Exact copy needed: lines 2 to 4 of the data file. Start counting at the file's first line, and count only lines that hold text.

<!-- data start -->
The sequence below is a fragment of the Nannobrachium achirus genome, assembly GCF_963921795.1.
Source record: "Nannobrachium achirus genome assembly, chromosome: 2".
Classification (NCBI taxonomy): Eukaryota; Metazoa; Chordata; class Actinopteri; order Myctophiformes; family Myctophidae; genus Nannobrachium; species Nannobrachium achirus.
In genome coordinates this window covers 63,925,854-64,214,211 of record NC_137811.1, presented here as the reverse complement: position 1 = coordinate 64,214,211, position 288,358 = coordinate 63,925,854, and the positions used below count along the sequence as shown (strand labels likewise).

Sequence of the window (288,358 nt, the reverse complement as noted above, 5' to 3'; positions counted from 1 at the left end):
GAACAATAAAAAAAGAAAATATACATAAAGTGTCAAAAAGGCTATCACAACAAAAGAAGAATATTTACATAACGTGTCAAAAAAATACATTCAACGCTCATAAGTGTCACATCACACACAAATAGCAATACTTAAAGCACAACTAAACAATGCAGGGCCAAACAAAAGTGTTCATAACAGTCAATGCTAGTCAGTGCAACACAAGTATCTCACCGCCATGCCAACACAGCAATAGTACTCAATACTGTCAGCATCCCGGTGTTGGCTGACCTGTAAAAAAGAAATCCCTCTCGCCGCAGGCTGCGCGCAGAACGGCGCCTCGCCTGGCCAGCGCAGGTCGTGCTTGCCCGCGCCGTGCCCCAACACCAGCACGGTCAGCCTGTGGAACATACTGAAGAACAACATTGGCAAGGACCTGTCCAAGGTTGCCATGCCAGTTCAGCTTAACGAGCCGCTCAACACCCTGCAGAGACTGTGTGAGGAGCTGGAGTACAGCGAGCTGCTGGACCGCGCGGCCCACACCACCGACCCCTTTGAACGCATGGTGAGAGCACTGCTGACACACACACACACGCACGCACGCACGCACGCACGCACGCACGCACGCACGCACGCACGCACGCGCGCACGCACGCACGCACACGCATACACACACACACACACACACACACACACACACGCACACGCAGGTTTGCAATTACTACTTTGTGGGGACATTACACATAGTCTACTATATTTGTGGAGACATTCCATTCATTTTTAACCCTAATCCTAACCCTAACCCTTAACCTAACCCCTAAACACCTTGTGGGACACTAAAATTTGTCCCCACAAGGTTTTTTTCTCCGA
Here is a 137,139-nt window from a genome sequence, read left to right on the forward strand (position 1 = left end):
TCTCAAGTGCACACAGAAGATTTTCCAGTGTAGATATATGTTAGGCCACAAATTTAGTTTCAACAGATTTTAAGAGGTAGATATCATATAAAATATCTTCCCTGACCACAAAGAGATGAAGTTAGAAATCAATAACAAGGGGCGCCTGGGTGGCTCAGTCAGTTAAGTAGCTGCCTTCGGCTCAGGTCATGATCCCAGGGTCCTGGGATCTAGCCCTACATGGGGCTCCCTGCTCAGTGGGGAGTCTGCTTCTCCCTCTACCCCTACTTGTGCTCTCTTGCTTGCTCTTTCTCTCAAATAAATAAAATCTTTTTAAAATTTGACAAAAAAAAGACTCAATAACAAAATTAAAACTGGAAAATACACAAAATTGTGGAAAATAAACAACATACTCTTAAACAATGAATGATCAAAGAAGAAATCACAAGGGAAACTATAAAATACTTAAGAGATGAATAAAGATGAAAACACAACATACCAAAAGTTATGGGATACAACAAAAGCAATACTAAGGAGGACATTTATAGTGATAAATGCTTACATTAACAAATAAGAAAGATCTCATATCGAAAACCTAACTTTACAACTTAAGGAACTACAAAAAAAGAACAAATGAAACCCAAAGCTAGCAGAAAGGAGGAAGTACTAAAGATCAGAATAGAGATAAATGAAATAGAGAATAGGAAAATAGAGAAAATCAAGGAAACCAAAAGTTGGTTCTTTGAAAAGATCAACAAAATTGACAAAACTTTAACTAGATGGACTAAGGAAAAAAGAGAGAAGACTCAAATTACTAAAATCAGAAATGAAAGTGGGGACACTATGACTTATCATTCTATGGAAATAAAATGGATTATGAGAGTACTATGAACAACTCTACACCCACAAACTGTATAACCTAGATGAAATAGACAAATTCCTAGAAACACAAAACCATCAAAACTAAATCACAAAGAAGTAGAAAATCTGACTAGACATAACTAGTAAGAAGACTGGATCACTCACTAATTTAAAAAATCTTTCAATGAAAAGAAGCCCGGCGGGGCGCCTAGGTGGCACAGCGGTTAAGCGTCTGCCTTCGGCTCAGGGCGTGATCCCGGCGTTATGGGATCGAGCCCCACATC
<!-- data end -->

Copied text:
Source record: "Nannobrachium achirus genome assembly, chromosome: 2".
Classification (NCBI taxonomy): Eukaryota; Metazoa; Chordata; class Actinopteri; order Myctophiformes; family Myctophidae; genus Nannobrachium; species Nannobrachium achirus.
In genome coordinates this window covers 63,925,854-64,214,211 of record NC_137811.1, presented here as the reverse complement: position 1 = coordinate 64,214,211, position 288,358 = coordinate 63,925,854, and the positions used below count along the sequence as shown (strand labels likewise).